think of gold as the "beanie baby" scam. people paid over $200-400 for "collectible" toys that cost perhaps $.50 to manufacture - then, folks woke up and said, "WTF?".  those who paid ended up paying through the nose.

      it always is maxing out profit and gold is maxing out!  it won't continue to climb forever - are you willing to take the risk of losing at least half your investment (or opening your own jewelry making facility)?

      when you get glenn blech pushing gold sales, don't you get a wee bit suspicious?

      and, if you bought gold low - now is a very GOOD time to sell it before everyone else gets the same idea and the buyers dry up.

      MOVE'EM UP! ROLL'EM OUT... MOVE'EM UP RAWHIDE!!! meeeoooow! mrraaarrr!! meeeOOOOOW!

      by edrie on Fri Nov 12, 2010 at 01:22:16 PM PST

      [ Parent ]

  •  Wow, methinks you need/deserve a (1+ / 0-)
    Recommended by:

    show on CNBC to get the word out on this to *everybody*

  •  It isn't hard to figure out (11+ / 0-)

    It is a ponzi scheme.  The big boys know that things are going south so they get together and engineer it so that it looks like the stock market is rising.  For weeks or months the stock market keeps going up - and after a while the regular people take note and start putting their money back in.  Now the market really takes off which is the signal for all the big boys to pull their money out.  All of a sudden the market sags and all the people who bought in late are left wondering where all their money went.

  •  Loaded up on the VXX yesterday (1+ / 0-)
    Recommended by:

    I believe that banking institutions are more dangerous to our liberties than standing armies. Thomas Jefferson

    by deepsouthdoug on Fri Nov 12, 2010 at 10:03:52 AM PST

  •  I was talking with a very informed, very astute (4+ / 0-)
    Recommended by:
    Sylv, itskevin, sodalis, lineatus

    ... and involved observer of the markets, interest rates, Fed policy and currency issues last night and he thinks that some very major cards have yet to be played in the world economic crisis.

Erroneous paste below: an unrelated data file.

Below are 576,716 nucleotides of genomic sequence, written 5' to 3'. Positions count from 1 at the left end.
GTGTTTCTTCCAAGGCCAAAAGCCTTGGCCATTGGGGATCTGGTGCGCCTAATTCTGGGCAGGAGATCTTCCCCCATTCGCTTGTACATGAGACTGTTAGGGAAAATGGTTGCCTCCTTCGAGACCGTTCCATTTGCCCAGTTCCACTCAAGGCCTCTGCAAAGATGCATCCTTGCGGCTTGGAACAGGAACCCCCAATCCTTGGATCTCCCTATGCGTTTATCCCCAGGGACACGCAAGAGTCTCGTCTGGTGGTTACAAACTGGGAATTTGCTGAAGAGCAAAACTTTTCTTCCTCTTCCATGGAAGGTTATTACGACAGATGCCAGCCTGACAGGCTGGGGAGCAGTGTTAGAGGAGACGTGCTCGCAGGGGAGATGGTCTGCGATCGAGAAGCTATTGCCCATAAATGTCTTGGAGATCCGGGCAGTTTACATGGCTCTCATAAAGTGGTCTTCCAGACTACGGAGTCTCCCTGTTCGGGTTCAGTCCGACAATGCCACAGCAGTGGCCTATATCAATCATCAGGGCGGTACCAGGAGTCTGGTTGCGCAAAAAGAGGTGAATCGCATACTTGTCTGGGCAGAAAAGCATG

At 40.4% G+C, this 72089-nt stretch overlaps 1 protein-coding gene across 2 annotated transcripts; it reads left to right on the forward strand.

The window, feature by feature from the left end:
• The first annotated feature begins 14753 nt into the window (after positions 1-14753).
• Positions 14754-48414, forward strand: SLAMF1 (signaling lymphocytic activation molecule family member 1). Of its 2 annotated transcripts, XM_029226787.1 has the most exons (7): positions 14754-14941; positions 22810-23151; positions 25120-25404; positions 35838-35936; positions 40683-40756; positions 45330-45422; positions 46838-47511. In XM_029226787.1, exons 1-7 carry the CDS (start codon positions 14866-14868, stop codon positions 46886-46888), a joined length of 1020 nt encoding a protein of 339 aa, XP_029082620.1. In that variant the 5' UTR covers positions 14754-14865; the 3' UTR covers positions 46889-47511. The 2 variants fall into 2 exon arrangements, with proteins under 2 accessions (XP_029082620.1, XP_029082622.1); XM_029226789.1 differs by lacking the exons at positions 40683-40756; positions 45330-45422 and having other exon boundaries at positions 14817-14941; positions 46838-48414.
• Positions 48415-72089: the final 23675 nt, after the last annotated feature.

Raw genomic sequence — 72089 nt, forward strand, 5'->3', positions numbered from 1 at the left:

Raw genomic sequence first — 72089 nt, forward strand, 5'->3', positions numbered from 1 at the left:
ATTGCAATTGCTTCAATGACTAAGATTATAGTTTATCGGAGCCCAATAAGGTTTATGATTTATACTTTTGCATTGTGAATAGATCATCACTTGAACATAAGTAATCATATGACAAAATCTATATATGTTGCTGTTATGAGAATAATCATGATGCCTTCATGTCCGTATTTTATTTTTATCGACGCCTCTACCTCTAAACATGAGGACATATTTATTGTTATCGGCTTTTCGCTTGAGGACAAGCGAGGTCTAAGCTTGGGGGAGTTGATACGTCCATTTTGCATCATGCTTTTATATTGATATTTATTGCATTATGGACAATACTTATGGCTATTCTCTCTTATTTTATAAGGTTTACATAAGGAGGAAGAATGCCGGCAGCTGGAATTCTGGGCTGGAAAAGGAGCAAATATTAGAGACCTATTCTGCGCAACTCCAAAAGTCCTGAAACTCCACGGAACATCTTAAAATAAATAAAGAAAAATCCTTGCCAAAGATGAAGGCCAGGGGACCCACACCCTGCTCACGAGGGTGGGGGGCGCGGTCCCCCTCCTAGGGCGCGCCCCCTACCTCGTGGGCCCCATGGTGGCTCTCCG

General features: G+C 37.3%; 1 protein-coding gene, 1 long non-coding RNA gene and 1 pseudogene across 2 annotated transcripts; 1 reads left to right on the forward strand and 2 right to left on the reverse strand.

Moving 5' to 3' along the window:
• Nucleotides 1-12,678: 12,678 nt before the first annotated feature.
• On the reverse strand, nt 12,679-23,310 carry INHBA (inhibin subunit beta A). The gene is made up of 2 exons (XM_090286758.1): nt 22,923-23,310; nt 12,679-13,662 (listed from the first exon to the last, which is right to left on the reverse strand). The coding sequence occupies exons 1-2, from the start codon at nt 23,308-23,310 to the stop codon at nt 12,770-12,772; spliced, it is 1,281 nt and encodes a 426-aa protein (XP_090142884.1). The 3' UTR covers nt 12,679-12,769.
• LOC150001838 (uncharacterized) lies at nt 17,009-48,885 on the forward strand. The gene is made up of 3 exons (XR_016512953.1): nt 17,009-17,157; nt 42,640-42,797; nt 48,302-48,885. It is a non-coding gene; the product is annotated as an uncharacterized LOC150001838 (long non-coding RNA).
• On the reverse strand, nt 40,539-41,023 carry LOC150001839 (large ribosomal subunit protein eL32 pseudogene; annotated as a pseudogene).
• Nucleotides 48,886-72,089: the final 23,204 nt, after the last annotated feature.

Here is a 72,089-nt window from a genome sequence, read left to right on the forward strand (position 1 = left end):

Ireland's troubles are, quite literally, the tip of the iceberg. And they could have a cascading effect not only throughout the EU, but around the world.

    Bad debt is bad debt, and at this point, there is not much difference between Ireland's precarious situation and that of any number of U.S. states.

    It's a mess. And it's not settled by any means.

    Even my bot is tired of this shit.

    by Bob Johnson on Fri Nov 12, 2010 at 10:14:36 AM PST

  •  Just curious. (0+ / 0-)

    Things Could Get Very Ugly with Stocks and Banks

    Any particular reason you say this, now?

    •  Yes (1+ / 0-)
      Recommended by:

      I've thought this for months but I was waiting for the right timing. Notices on a chart of the S&P 500 how the market recently exceeded the post-crash highs of April of 2010. Then it paused and pulled back.

      That's a sign that buying dried up and things could get ugly.

      Further, there have been no significant pullbacks in two months, there is always at least a little pullback. Rockets that go straight up and don't achieve escape velocity come straight down.

  •  Before running too hard with this diary, (4+ / 0-)
    Recommended by:
    shrike, Dauphin, goinsouth, cdkipp

    readers might want to view this page: .